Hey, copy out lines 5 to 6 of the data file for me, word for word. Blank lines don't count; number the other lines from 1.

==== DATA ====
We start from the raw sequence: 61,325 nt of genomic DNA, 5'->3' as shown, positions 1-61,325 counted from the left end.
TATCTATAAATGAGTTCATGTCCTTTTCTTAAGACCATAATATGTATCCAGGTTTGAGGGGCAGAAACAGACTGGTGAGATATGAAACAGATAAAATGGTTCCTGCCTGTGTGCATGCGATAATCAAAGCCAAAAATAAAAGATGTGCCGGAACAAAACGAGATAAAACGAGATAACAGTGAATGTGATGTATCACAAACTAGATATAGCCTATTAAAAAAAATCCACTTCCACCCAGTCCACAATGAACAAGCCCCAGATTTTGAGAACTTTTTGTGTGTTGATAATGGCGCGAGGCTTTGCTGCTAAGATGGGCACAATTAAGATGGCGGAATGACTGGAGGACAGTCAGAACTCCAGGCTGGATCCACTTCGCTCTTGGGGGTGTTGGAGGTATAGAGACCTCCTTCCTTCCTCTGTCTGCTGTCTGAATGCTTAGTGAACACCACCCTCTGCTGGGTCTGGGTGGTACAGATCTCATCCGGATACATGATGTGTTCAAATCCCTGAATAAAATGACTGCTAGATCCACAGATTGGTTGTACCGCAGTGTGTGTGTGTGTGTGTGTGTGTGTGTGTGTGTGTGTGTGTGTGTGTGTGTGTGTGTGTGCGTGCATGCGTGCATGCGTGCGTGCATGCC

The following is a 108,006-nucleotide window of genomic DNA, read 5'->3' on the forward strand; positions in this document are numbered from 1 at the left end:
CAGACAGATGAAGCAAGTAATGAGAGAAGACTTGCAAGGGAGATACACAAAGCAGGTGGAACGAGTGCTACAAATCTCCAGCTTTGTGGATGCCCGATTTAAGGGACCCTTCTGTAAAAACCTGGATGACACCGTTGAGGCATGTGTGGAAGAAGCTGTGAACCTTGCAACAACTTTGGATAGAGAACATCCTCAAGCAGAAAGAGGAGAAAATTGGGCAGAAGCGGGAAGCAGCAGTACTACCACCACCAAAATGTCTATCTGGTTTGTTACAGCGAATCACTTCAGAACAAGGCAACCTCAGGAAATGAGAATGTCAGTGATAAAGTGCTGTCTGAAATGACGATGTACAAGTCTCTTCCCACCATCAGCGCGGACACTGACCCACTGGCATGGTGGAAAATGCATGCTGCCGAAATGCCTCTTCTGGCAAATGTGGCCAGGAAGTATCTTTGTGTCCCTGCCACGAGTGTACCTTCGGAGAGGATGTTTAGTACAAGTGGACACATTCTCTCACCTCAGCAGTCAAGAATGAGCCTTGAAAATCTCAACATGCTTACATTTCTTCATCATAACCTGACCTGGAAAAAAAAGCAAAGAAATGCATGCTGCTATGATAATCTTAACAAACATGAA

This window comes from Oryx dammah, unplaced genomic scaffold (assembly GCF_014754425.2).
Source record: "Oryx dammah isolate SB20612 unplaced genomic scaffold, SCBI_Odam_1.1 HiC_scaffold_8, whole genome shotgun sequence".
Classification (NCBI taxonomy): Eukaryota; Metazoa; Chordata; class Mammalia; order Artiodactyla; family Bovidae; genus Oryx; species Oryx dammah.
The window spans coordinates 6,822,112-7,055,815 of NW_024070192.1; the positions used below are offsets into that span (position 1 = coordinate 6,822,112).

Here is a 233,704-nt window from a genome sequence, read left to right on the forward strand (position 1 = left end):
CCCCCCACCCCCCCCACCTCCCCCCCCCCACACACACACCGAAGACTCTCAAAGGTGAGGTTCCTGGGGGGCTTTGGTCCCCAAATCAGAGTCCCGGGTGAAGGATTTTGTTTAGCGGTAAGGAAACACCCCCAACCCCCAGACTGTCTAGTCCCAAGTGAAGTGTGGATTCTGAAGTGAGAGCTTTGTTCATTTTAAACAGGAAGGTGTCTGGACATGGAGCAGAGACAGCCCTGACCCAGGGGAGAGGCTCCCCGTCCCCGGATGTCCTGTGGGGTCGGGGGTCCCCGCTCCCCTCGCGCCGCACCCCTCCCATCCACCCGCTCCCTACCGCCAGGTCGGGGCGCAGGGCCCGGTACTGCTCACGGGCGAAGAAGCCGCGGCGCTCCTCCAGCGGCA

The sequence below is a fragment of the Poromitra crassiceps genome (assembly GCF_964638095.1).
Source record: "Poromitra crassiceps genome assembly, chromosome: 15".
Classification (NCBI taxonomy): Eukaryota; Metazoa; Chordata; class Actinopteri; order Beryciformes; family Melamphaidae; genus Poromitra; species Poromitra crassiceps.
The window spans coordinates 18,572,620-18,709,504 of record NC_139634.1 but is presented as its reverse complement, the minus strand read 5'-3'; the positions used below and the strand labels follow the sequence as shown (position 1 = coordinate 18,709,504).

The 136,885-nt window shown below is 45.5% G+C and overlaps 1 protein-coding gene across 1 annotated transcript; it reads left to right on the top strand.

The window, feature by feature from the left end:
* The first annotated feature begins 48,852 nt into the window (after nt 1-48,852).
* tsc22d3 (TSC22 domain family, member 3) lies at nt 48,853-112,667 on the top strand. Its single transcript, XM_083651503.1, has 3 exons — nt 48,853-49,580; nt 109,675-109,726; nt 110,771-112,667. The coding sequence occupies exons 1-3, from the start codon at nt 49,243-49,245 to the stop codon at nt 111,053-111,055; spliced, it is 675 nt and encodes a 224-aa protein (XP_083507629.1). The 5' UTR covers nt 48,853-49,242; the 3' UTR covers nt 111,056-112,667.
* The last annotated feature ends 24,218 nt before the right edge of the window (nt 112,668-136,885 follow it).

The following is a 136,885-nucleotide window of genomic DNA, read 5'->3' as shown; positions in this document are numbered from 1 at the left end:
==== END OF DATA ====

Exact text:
This window comes from Oryx dammah, unplaced genomic scaffold (assembly GCF_014754425.2).
Source record: "Oryx dammah isolate SB20612 unplaced genomic scaffold, SCBI_Odam_1.1 HiC_scaffold_8, whole genome shotgun sequence".